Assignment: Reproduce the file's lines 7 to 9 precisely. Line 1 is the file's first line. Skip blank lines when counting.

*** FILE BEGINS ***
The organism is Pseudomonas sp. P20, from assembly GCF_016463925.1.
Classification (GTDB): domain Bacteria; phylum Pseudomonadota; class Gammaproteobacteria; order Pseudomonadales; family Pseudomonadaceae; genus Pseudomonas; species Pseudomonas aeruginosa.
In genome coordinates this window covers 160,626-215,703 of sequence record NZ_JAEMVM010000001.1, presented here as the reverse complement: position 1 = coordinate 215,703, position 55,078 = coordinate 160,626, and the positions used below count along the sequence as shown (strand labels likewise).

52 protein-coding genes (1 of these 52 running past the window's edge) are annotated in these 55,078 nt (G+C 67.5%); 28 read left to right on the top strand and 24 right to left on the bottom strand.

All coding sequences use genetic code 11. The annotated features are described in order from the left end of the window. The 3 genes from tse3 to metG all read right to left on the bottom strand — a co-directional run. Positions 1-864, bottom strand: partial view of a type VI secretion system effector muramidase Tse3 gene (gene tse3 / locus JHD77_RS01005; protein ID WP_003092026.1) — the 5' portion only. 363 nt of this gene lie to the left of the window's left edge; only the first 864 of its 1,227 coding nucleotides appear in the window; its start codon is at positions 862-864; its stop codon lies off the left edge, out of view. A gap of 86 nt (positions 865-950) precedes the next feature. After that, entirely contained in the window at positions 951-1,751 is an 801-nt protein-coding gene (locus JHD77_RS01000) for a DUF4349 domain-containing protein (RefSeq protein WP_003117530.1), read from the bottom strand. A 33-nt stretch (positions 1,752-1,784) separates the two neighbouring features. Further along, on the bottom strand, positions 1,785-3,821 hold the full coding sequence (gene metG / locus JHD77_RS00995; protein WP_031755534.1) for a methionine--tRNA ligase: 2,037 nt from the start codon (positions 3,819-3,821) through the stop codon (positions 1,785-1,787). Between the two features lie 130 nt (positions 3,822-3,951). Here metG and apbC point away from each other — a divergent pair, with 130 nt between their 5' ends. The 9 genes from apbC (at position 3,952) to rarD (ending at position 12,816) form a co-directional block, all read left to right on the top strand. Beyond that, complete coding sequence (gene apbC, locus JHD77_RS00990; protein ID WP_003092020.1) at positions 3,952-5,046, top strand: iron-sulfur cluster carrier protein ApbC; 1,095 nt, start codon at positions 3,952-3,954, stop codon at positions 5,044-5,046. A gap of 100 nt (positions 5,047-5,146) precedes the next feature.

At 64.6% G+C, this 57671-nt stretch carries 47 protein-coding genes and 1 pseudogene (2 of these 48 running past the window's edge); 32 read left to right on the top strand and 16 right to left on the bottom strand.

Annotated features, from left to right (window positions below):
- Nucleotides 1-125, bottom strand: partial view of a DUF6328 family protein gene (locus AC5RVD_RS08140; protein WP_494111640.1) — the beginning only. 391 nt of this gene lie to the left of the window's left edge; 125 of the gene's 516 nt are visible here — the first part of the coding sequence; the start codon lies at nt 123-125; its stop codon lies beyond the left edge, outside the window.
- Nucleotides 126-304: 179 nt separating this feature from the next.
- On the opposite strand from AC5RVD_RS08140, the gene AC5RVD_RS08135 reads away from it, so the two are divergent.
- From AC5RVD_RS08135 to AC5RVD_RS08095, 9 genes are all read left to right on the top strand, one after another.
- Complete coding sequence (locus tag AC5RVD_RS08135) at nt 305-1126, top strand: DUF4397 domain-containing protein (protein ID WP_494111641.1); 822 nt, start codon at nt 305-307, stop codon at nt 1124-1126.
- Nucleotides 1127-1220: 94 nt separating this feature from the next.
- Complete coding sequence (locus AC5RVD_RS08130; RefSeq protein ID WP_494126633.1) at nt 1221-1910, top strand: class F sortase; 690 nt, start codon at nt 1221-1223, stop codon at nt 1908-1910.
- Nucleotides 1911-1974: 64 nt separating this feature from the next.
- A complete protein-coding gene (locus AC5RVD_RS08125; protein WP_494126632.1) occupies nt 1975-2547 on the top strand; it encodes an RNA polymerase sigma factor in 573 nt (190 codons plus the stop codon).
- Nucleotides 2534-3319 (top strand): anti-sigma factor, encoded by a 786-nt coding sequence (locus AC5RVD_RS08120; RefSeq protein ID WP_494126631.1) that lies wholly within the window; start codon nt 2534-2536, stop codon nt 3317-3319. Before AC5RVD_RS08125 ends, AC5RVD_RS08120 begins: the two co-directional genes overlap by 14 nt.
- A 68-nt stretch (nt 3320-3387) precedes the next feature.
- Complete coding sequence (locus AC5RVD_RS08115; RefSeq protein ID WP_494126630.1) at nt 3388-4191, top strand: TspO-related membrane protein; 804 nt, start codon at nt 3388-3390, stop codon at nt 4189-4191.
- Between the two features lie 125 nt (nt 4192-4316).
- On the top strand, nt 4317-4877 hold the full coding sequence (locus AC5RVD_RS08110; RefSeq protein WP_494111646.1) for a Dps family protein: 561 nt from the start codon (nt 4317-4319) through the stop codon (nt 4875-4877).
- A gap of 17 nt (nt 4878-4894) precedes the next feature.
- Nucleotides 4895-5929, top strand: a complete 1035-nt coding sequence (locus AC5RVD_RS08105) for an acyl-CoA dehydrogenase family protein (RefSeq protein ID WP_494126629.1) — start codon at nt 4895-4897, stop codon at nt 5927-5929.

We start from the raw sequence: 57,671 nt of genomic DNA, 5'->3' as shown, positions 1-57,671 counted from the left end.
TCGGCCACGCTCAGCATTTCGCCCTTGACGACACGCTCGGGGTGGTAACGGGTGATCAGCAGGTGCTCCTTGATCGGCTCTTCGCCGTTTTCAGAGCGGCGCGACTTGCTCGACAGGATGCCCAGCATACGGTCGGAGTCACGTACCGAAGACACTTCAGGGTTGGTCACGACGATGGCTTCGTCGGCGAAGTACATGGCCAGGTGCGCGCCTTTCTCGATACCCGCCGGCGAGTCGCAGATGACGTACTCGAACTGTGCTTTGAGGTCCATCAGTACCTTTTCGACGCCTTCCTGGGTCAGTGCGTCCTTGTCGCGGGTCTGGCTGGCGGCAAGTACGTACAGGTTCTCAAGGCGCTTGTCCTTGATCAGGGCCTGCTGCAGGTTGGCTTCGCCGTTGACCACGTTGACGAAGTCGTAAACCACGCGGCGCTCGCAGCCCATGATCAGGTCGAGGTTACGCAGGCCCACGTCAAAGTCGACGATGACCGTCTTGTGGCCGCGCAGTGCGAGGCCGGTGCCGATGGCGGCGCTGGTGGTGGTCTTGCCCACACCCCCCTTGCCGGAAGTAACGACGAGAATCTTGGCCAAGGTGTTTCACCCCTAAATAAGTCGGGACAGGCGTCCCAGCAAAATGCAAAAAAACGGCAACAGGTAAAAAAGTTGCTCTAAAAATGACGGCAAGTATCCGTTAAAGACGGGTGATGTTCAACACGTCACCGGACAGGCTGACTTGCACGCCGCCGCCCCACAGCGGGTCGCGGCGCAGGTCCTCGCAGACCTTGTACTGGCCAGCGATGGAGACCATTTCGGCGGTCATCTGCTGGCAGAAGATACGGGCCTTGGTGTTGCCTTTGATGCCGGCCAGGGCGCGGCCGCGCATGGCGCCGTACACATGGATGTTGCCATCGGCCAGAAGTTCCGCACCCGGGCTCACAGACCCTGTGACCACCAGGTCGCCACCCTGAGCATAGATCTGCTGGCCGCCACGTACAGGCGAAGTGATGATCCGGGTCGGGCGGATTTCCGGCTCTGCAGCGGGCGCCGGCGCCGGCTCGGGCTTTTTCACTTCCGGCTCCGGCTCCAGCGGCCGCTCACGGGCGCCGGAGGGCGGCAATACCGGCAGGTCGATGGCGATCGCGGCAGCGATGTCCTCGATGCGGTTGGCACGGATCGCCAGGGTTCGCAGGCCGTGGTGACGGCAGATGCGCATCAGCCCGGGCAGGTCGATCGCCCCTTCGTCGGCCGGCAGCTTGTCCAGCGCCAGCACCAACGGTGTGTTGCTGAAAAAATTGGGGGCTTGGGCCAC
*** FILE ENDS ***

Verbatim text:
Annotated features, from left to right (window positions below):
- Nucleotides 1-125, bottom strand: partial view of a DUF6328 family protein gene (locus AC5RVD_RS08140; protein WP_494111640.1) — the beginning only. 391 nt of this gene lie to the left of the window's left edge; 125 of the gene's 516 nt are visible here — the first part of the coding sequence; the start codon lies at nt 123-125; its stop codon lies beyond the left edge, outside the window.
- Nucleotides 126-304: 179 nt separating this feature from the next.